My earliest memory of a psychic reading was in Taiwan with a nun at a monastery that my aunt, who is a nun, resided at. (Do I still refer to her as my aunt if she’s now a nun? I have no idea…) When you’re an Asian kid, grown-ups, especially grown-ups of the holy variety, don’t have names. They only have titles. So in Chinese, since we only spoke to her in Chinese, she was Shi Fu, or Teacher, and in English, privately amongst ourselves, she was The Psychic Nun. The aunt who is a nun is Auntie Nun. Auntie Nun is a little bit psychic while The Psychic Nun was full-on knew-your-past-life and knew-your-future psychic plus could-speak-to-the-dead so also medium. The Psychic Nun is referred to in the past tense because she’s no longer with us. I heard of her passing a few years after my maternal grandmother’s passing. It’s okay. She was like a billion years old already anyway and with all that good karma, is off to somewhere awesome.
Anyway, that introduction was way off-track from the subject matter of this post. This post is about go-to knick knacks in a tarot or divinatory reading space. I’m not asking about what you need to get your read on (because inevitably some holier-than-thou advanced tarot reader master will pipe up and say, “I don’t need anything but the power of my mind… I am not bound to materialism… toot toot“)–right, right, we all know that. But I’m asking what kind of knick knacks do you like in your reading space. I don’t need a pink toothbrush for effective dental hygiene but I like it when my toothbrush is pink, so I have a pink toothbrush. Get it?
What if the story of your life is told through a record of your acts of kindness, your benevolence, compassion, and personal sacrifices?
I’ve created a blank notebook that can help you to tell just that kind of story.
In fact, I’ve created three different versions of the notebook. You can either print out the notebook yourself and set it into a binder or you can have it print and bound by a third party publisher.
Keep scrolling down for the free downloads and printing instructions.
The above video explains the premise for this notebook and the #1111acts. For those who have a copy of my book, The Tao of Craft, check out page 152, in the chapter “The Tools of Craft,” section titled, “Accumulating Good Deeds.” I’ve even pulled that section out as an excerpt, so if you don’t have the book, just check out the PDF below.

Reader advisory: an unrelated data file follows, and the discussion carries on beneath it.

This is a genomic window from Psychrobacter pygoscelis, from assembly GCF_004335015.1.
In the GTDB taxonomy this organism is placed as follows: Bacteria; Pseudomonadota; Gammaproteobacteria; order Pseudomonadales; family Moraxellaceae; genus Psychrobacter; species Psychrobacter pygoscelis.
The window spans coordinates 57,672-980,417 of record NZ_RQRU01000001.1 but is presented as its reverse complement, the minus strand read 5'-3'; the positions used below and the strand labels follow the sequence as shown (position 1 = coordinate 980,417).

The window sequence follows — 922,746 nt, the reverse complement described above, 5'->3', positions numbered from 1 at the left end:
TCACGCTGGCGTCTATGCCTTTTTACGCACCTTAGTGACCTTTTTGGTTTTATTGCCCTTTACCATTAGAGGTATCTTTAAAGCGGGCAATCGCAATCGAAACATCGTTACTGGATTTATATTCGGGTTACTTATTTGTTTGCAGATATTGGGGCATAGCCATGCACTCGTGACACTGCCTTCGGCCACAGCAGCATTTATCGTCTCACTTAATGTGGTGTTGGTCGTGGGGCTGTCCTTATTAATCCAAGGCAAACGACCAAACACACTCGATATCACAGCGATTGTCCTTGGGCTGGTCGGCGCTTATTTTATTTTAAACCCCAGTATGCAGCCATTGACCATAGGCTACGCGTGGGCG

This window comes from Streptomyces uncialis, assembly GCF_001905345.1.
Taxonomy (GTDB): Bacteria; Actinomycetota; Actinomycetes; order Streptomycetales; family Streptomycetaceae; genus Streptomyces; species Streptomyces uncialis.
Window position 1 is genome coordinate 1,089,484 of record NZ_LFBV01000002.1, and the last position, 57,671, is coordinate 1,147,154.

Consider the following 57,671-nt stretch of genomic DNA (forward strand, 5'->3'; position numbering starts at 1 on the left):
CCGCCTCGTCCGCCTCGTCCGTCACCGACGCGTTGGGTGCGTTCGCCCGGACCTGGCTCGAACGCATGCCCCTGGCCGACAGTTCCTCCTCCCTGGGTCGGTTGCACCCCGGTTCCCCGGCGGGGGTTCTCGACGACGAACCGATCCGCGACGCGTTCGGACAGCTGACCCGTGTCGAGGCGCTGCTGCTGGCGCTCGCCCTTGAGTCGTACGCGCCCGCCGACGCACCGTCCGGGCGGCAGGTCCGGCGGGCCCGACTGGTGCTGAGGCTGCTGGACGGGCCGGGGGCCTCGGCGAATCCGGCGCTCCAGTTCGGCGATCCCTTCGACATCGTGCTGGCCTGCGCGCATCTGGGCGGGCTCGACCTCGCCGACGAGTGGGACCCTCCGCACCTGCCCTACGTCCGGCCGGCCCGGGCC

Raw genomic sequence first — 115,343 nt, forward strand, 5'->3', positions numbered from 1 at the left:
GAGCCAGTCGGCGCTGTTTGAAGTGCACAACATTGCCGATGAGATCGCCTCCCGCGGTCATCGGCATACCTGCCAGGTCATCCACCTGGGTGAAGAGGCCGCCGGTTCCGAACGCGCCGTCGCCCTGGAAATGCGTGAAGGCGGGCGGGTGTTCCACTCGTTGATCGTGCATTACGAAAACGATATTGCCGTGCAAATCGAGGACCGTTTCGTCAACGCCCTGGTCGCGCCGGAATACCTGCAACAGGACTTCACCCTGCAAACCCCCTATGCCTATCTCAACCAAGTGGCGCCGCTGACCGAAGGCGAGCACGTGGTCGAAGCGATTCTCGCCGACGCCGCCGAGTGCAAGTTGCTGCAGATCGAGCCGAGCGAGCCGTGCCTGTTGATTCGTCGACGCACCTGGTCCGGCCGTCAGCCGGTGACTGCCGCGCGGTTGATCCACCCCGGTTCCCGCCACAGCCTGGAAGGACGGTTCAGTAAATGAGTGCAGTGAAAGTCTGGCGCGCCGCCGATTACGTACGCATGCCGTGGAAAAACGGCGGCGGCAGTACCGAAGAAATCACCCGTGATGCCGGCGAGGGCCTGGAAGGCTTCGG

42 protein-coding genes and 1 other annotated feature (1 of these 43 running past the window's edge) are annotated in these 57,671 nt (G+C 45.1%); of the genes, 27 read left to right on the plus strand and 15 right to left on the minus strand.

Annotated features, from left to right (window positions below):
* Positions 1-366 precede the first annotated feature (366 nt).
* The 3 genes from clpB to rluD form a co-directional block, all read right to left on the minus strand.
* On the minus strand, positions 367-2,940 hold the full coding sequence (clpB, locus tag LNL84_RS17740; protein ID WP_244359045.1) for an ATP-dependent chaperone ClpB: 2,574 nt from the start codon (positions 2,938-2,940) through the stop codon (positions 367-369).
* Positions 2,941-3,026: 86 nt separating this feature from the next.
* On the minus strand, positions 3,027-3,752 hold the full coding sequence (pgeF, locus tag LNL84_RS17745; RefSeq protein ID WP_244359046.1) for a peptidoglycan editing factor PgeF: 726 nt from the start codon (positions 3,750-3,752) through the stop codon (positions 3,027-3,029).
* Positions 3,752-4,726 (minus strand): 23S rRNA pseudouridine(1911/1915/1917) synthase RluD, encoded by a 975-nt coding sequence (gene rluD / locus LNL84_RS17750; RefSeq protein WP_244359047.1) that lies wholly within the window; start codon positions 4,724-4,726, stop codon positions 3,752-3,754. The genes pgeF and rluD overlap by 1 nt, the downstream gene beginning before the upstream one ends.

Unlike most tags, this one is something you’ll work through for life. The idea is to log 1,111 acts within your lifetime.
Why the hashtag #1111acts? It’s my little effort to help transform the tone of discourse we see online these days. You’ll take part, too, won’t you? Any time you undertake neutralizing a negative energy in this world, even in the world of social media, especially in the world of social media, by contributing a positive energy, include the hashtag #1111acts.
Animal bones have enthralled me since an early age. So I am excited about reviewing Lupa Greenwolf’s The Tarot of Bones and the deck’s companion book.
The Tarot of Bones is a photographic portfolio of assemblage art pieces by Lupa, herself a hide and bone pagan artist. The images of a tarot deck tell stories, and through those stories, our own life story is divined. Likewise, bones tell stories, and oracle bone divination is as old as humankind. From that premise comes The Tarot of Bones.
We begin with The Fool, Key 0, depicted by a coyote skull atop a field of flowers. The Magician is a corn snake skeleton formed into an ourosboros. The High Priestess is the skull of a wolf over a crescent moon formed from a mirror. On either side, an assemblage of trees. The Empress is a whitetail doe while the Emperor is the skull of a goat.
I love the stories that Lupa provides in the companion guidebook. For instance, she reveals that Key V: The Hierophant was the first card in the tarot deck she started designing, but it was also the last card to be completed. Here, by the way, we see a javelina skull amid religious texts. The Lovers is a pair of albatross skulls positioned in an assemblage to represent a mating ritual.
Gwendolyn Womack’s The Fortune Teller, which was released earlier last week (June, 2017), is one of my favorite novels to make reference to tarot. It is the story of a woman who unlocks her heritage as a seer, tracing her roots back to ancient Alexandria, and in doing so, reveals the origins of the tarot.
We follow the characters across many continents, countries, time periods, and delightfully, historic figures and fictional interact. Tarot enthusiasts of all stripes will enjoy this novel and I highly recommend that you add it to your summer reading list.
Spoiler Alert: In this review I’ll highlight the key features of the novel and what I loved about it, though in doing so, may give away a couple of spoilers. I promise it won’t take away from the ending or the enjoyment of reading this book for yourself.
There is a tarot deck that has become a prop in my front sitting room. I leave it out on an end table and most of the time, a guest will reach for it and flip through the cards. I always know when that has happened, even if I am in a different room, because immediately thereafter I hear the squeal. “Oh my god! What is this deck? It’s gorgeous!” Then there’s a range of follow-up commentary, from those recognizing the art of Sandro Botticelli, to those who are either “Now this is the most fascinating deck of playing cards I’ve ever seen” to “So is this like a tarot deck, like the psychic fortune-telling cards you use?”
That deck is the Golden Botticelli Tarot designed by A. A. Atanassov and published by Lo Scarabeo. I love the reversible card backs and the ornate design that, to me, captures the Florentine Renaissance.
The cards are a mosaic of imagery from Botticelli paintings piecemealed together digitally. And it’s done with such seamless mastery that you almost can’t tell.